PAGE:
Women’s golf picks up their short game outside


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If the Iowa women’s golf team is going to recuperate from its disappointing spring season-opener, the players need to step up their short games.

But regaining the “feel” for approach shots and puts after a long break can be especially challenging when Iowa’s winter weather has only allowed the team to practice outside a few times.

“I think our chipping affected our scores the most [at the season-opener],” senior Lauren Forbes said. “We were able to spend hours on our short game when we arrived in Kiawah Island, S.C. [for the Edwin Watts/Kiawah Island Classic], but unfortunately, you can’t really get all of your feel back in a matter of 24 hours.”

A golfer can never pay too much attention to the short game — that’s why the Hawkeyes have dedicated every practice to improving it.

“Your short game is never too good,” senior Laura Cilek said. “I definitely could save a few shots every round by improving my short game. Our entire team has focused hard on working on our short game these past couple weeks.”

The team focuses on the technique of various pitch shots from 20 to 70 yards on certain days. On other days, golfers attempt to land the ball in a targeted spot every shot.

Half of their week’s practice is spent in the Field House, sharpening putting and chipping skills as well as brushing up on basic mechanics in the newly revamped short-game room.

“In the short-game room, we are able to work on chips around the green that may range from 5 to 15 and 20 yards,” Forbes said. “The new putting turf is as good as it gets for indoor putting.”

No matter how well simulated the indoor facilities are, members of the team said it’s no comparison to playing outside. There are no substitutions to create the conditions that wind and real grass provide.

“Although we do practice a lot in our facilities, nothing compares to real grass,” junior Chelsea Harris said. “It takes a little while to adjust. It was pretty difficult for me to trust my feel and trust my reading of the green.”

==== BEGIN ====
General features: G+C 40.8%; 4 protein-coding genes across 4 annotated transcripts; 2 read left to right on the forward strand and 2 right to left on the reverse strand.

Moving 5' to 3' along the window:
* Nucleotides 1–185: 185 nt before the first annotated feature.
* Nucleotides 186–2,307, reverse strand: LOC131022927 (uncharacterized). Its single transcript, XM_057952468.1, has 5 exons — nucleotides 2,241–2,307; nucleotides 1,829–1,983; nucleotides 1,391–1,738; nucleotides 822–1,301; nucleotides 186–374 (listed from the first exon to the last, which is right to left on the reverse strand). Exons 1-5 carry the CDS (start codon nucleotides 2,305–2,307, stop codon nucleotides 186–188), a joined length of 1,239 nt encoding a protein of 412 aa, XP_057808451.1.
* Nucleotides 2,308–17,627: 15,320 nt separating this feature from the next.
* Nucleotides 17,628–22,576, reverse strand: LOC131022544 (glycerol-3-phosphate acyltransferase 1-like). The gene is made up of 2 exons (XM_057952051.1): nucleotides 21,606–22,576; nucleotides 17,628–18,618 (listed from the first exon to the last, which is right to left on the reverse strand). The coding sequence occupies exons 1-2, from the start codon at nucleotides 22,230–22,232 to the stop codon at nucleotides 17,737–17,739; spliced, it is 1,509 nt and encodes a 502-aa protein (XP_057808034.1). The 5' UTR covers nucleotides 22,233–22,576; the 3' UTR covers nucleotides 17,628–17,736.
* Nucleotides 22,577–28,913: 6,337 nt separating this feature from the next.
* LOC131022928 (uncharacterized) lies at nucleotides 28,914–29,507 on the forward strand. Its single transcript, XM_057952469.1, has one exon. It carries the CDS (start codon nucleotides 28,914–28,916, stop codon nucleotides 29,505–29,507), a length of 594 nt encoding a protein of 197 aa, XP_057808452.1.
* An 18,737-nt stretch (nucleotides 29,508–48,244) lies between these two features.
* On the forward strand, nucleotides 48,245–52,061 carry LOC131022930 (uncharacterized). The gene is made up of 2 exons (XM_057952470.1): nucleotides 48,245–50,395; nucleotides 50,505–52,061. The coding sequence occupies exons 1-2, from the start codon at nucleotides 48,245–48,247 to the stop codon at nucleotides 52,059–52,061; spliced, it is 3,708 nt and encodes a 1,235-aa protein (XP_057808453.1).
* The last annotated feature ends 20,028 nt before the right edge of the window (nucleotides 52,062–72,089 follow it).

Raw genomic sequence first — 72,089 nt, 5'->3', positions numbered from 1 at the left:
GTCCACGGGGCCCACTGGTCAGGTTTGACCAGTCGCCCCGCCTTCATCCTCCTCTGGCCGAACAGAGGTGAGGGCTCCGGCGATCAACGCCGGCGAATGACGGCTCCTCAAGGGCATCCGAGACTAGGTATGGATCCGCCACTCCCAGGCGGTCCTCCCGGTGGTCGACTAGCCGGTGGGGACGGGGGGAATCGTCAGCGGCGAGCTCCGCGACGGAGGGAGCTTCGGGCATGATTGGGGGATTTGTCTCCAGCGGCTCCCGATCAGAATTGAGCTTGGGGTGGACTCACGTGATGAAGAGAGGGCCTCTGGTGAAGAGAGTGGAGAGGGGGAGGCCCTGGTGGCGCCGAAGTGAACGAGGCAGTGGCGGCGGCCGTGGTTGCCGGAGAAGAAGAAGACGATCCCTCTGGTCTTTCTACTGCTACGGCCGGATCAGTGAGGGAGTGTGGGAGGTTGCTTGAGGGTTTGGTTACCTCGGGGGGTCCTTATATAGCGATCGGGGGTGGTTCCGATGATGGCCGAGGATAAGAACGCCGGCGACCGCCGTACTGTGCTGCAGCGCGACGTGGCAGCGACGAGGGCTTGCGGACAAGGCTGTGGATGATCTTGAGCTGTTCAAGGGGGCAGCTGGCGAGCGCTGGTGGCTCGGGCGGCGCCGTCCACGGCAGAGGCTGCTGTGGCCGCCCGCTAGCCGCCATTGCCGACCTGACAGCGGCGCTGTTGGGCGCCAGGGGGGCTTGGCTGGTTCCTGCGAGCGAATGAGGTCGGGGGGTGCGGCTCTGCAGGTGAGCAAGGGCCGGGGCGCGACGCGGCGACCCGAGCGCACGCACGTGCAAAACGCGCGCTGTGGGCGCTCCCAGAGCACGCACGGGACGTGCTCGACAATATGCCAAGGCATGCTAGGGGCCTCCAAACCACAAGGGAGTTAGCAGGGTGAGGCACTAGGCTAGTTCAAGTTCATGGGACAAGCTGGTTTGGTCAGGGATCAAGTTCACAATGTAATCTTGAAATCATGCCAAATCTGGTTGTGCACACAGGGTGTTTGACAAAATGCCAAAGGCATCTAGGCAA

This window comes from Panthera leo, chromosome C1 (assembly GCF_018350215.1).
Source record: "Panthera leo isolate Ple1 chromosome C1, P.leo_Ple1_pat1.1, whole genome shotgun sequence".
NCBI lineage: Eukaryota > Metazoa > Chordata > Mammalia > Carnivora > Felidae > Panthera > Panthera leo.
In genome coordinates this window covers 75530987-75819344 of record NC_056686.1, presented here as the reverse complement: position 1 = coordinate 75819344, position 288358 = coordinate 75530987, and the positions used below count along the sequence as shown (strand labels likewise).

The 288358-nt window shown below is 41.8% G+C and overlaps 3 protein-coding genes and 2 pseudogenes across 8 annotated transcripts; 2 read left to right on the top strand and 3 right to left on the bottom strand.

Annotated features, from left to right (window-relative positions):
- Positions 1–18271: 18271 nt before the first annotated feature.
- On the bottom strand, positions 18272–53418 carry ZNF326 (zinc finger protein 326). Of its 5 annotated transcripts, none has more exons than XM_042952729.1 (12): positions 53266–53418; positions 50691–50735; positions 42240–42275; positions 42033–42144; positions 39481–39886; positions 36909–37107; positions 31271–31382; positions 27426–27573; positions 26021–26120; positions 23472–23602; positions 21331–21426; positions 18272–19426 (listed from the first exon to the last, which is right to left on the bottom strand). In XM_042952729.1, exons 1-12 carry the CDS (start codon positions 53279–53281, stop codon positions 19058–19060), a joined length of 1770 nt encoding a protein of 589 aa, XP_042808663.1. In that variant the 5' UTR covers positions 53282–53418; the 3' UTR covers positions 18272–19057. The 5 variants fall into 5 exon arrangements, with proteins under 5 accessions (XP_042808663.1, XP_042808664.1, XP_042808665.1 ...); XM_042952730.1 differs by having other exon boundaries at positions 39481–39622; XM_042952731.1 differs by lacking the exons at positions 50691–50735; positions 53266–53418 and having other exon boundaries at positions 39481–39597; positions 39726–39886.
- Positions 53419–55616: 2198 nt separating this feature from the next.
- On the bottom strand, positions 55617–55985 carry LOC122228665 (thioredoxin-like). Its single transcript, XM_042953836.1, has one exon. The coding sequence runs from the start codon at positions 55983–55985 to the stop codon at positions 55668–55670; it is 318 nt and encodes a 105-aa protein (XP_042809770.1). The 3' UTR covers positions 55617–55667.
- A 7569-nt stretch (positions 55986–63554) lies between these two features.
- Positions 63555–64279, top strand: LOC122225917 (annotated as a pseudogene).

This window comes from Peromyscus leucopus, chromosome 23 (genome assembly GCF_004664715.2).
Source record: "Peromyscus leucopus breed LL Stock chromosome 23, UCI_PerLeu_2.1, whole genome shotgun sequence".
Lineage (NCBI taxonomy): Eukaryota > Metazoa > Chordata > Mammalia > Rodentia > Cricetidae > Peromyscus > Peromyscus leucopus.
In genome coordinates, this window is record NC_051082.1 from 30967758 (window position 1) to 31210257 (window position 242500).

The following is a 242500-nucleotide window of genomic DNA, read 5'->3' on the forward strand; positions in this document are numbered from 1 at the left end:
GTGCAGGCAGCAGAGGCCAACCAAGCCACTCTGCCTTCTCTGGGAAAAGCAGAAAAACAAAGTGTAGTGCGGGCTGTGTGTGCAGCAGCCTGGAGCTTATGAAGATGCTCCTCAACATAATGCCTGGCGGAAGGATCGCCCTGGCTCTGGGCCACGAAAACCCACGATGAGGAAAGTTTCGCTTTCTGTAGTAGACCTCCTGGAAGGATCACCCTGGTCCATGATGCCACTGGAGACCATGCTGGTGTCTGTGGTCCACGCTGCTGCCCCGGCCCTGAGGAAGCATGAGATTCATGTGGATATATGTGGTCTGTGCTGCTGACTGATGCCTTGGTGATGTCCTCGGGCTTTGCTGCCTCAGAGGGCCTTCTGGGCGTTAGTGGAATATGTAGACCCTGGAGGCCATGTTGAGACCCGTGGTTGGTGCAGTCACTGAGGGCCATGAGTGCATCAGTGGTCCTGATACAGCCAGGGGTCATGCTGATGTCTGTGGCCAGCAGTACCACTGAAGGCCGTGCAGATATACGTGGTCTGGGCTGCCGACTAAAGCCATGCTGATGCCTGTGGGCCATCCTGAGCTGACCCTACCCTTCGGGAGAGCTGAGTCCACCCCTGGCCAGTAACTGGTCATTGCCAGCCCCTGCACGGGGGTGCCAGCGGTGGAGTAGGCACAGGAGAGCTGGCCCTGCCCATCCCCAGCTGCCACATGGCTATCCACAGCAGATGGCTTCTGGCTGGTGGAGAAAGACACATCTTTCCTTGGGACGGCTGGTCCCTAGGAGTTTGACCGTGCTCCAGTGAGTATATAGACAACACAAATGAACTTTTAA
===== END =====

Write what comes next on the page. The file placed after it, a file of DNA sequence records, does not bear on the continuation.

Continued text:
It is essential for golfers to trust their mechanics in order to develop that “feel” for the green, Harris said — something that can only be done outside on the course.

Since its season-opener at Kiawah Island, the team has only been able to practice outside a few times. The Hawkeyes agree that even the small amount of outdoor practice will be reflected in the overall team score they produce at the Jackrabbit Invitational in Primm, Nev., March 14-15.

“We have been very lucky to get outside a couple days a week to hit balls and wedge shots off grass and in bunkers,” Forbes said. “Any practice we can get on grass will most definitely be reflected in our scores for the Jackrabbit Invitational next week.”

Whether the team is in competition or practice, chipping and putting is key in a golf round. An individual’s short game can decide where the entire team finishes.

“If [the short game] is sketchy from not practicing, it will show,” sophomore Kristi Cardwell said. “I feel that you can never put enough time into the short game; it is just something that has to be focused on every single day.”

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